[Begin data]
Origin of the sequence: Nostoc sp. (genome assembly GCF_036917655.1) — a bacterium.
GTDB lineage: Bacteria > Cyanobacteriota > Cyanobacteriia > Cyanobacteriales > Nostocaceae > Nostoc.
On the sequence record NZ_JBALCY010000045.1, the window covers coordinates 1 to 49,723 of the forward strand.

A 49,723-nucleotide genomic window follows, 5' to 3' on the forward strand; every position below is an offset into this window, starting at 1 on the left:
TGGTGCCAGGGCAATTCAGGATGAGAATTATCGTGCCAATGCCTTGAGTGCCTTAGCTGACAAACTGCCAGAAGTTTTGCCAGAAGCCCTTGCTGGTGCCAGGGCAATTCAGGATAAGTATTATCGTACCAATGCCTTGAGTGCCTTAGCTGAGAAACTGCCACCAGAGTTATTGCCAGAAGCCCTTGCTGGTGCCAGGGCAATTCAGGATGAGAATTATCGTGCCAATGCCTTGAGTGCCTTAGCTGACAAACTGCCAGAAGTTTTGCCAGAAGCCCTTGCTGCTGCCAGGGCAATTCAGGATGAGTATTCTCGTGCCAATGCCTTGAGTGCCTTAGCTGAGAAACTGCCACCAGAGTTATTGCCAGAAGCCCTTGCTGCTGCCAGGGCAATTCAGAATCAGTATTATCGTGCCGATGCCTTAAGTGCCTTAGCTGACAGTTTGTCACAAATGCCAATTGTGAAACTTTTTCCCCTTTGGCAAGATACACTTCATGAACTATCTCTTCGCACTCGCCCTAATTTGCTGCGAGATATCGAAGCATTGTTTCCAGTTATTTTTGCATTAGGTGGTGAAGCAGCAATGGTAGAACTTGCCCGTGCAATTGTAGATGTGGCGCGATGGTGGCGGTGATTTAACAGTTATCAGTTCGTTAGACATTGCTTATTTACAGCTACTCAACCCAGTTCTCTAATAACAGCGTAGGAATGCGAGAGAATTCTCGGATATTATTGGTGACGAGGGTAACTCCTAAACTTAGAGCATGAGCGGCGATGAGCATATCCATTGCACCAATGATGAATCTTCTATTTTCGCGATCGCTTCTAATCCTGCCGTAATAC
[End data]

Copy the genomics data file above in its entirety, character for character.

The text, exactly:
Origin of the sequence: Nostoc sp. (genome assembly GCF_036917655.1) — a bacterium.
GTDB lineage: Bacteria > Cyanobacteriota > Cyanobacteriia > Cyanobacteriales > Nostocaceae > Nostoc.
On the sequence record NZ_JBALCY010000045.1, the window covers coordinates 1 to 49,723 of the forward strand.

A 49,723-nucleotide genomic window follows, 5' to 3' on the forward strand; every position below is an offset into this window, starting at 1 on the left:
TGGTGCCAGGGCAATTCAGGATGAGAATTATCGTGCCAATGCCTTGAGTGCCTTAGCTGACAAACTGCCAGAAGTTTTGCCAGAAGCCCTTGCTGGTGCCAGGGCAATTCAGGATAAGTATTATCGTACCAATGCCTTGAGTGCCTTAGCTGAGAAACTGCCACCAGAGTTATTGCCAGAAGCCCTTGCTGGTGCCAGGGCAATTCAGGATGAGAATTATCGTGCCAATGCCTTGAGTGCCTTAGCTGACAAACTGCCAGAAGTTTTGCCAGAAGCCCTTGCTGCTGCCAGGGCAATTCAGGATGAGTATTCTCGTGCCAATGCCTTGAGTGCCTTAGCTGAGAAACTGCCACCAGAGTTATTGCCAGAAGCCCTTGCTGCTGCCAGGGCAATTCAGAATCAGTATTATCGTGCCGATGCCTTAAGTGCCTTAGCTGACAGTTTGTCACAAATGCCAATTGTGAAACTTTTTCCCCTTTGGCAAGATACACTTCATGAACTATCTCTTCGCACTCGCCCTAATTTGCTGCGAGATATCGAAGCATTGTTTCCAGTTATTTTTGCATTAGGTGGTGAAGCAGCAATGGTAGAACTTGCCCGTGCAATTGTAGATGTGGCGCGATGGTGGCGGTGATTTAACAGTTATCAGTTCGTTAGACATTGCTTATTTACAGCTACTCAACCCAGTTCTCTAATAACAGCGTAGGAATGCGAGAGAATTCTCGGATATTATTGGTGACGAGGGTAACTCCTAAACTTAGAGCATGAGCGGCGATGAGCATATCCATTGCACCAATGATGAATCTTCTATTTTCGCGATCGCTTCTAATCCTGCCGTAATAC